There seems to be a common line of demarcation separating two basic factions on the political right in the various skirmishes we have fought against Barack Obama, from their markedly different approaches to the budget battles to their differences in sizing up the GOP presidential candidates.
"He's arrogant. And he has no reason to be arrogant."
As a technical matter, many, if not most, congressional historians believe that conscious, congressional partisanship in recent times did not start with the Tea Party or Obama or Bush or Newt Gingrich and Bill Clinton in the 90s.
Sen. Pat Toomey, the GOP's fiercest anti-tax ?warrior, stunned the supercommittee when he proposed raising taxes to ?break the impasse over cutting the government's monster debt.?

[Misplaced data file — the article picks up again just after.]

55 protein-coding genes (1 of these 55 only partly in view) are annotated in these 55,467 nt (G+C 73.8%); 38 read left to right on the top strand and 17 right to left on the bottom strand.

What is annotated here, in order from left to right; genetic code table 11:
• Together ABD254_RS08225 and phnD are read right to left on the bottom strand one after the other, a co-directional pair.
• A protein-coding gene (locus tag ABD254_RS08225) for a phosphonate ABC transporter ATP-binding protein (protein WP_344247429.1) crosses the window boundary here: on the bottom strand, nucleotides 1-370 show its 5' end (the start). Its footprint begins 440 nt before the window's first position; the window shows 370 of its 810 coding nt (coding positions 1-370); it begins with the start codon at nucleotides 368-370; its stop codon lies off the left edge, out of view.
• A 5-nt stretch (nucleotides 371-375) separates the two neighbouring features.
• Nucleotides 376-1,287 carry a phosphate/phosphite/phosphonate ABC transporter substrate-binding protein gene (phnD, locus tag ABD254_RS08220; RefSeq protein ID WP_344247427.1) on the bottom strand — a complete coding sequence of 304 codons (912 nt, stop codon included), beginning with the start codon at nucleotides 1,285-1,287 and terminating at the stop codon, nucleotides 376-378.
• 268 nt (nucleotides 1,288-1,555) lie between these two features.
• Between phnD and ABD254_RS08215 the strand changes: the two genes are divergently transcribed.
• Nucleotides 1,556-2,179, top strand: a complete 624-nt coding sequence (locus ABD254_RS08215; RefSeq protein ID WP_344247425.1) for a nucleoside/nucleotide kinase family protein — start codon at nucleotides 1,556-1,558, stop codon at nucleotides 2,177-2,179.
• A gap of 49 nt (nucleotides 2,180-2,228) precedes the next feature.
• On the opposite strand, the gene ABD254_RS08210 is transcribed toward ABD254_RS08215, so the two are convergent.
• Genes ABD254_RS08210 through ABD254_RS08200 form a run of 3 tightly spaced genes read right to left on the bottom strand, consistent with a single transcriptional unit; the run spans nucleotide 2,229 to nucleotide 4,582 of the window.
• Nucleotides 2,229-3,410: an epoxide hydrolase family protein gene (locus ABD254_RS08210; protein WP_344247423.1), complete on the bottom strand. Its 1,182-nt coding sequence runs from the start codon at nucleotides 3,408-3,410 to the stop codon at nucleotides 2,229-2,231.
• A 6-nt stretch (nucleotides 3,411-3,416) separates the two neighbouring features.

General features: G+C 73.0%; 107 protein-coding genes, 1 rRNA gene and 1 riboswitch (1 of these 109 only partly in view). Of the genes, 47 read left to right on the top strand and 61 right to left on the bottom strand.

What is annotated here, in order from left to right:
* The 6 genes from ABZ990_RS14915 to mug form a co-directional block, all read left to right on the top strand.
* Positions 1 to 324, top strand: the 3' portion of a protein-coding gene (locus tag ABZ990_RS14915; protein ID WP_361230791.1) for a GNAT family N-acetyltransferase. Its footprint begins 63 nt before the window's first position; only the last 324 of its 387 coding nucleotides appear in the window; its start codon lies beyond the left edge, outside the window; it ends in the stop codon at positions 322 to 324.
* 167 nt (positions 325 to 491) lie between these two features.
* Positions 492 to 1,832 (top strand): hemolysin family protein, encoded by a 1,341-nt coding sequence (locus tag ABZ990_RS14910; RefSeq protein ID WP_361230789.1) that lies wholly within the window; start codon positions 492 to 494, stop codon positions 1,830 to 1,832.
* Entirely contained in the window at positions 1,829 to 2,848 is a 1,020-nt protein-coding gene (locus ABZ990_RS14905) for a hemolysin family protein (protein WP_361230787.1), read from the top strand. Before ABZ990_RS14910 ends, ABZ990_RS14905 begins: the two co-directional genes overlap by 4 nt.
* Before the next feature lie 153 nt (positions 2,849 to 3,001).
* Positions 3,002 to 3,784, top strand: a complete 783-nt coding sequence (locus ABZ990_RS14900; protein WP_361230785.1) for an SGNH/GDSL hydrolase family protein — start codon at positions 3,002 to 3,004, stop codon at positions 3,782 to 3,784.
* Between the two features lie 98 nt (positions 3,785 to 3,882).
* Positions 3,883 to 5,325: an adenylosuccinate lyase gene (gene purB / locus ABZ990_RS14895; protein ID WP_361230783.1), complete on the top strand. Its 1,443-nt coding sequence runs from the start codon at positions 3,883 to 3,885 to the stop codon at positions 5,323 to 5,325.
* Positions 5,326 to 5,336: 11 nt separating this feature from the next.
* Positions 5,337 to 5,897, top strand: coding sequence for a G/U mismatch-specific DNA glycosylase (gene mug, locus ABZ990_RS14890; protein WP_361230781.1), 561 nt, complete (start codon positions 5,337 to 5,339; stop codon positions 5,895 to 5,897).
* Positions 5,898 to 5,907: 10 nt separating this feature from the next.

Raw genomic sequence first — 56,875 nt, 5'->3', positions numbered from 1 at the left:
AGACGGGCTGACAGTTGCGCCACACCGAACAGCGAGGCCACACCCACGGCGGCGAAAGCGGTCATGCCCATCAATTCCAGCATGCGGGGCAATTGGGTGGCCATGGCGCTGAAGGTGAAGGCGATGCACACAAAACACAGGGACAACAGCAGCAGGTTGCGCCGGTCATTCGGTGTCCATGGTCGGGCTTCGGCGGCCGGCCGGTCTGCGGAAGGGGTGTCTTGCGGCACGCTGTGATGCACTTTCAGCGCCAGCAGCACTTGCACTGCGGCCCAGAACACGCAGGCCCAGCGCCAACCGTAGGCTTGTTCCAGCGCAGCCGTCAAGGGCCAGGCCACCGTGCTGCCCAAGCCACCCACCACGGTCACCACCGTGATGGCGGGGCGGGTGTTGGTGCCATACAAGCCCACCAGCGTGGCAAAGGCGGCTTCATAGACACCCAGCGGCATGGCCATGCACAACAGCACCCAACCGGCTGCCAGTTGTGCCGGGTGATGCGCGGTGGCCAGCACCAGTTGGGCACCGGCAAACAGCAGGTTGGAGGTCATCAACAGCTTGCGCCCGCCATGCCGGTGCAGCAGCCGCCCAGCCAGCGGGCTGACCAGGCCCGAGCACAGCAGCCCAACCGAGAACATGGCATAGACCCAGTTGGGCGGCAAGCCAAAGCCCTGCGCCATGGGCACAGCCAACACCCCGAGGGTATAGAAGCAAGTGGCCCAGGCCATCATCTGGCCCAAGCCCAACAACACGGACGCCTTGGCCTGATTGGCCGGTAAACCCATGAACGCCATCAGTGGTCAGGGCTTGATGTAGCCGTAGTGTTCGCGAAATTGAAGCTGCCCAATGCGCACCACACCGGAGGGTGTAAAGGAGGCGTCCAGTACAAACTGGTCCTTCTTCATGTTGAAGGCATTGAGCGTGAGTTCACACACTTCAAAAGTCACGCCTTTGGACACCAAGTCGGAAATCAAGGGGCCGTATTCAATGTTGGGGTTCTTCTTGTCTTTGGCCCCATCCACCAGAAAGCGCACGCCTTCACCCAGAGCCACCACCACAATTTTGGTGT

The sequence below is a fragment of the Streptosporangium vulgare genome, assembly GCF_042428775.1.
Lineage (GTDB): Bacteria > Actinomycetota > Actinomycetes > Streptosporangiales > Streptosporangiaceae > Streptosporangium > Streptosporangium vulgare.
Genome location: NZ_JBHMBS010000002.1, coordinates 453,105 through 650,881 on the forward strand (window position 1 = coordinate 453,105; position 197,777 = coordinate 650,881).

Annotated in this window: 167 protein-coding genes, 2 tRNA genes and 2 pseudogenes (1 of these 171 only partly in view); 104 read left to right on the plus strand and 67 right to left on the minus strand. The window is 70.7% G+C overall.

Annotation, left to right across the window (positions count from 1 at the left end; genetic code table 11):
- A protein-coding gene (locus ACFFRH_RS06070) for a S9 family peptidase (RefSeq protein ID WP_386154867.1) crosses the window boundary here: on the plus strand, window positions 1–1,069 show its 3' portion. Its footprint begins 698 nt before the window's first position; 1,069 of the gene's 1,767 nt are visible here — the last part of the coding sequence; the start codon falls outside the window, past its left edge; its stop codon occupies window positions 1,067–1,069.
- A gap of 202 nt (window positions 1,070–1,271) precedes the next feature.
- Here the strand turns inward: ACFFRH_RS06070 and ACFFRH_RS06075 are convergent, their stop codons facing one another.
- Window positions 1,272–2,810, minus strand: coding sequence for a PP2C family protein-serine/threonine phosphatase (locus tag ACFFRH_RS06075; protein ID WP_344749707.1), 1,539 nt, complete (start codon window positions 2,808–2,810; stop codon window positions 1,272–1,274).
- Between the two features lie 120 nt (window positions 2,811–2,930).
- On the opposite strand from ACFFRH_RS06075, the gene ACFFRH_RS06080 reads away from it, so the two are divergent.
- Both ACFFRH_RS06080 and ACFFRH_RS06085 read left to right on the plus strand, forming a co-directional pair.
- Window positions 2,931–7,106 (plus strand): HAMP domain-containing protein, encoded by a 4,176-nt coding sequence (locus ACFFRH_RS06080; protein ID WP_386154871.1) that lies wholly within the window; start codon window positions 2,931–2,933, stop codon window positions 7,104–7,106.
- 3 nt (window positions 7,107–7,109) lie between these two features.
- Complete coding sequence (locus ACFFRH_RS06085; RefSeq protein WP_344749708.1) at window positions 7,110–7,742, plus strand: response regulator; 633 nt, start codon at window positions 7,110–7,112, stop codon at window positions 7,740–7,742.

Given her prominent role as a top party spokesperson, fundraiser and cheerleader, some of Wasserman Schultz’s critics may forget that she simultaneously wears another hat: Three-term Congresswoman from Florida’s 20th Congressional District. Karen Harrington wants to strip DWS of that title in 2012.
Who do you trust? For thinking people, that may not be the primary question.
President Obama is going to give yet another Big Speech next week. Who among us can contain his excitement?
During the recent debt crisis, President Obama talked about the need for bipartisan compromise and, as in the past, urged civility.
Senate Majority Leader Harry Reid frequently accused Republicans of playing partisan politics during the debt ceiling crisis.
Saying that Israel faces daunting challenges today and that those challenges will multiply and grow in the near future should not be construed as a partisan or ideological statement. Rather, it is a statement of fact.
Yet when it comes to executing the decisions that matter, that will truly impact this country for generations to come, another set of three come to mind: those who don’t know what’s happening, those who watch what’s happening, and those who make things happen.
This is a speech Mitt Romney should have given last year. It may even work this year.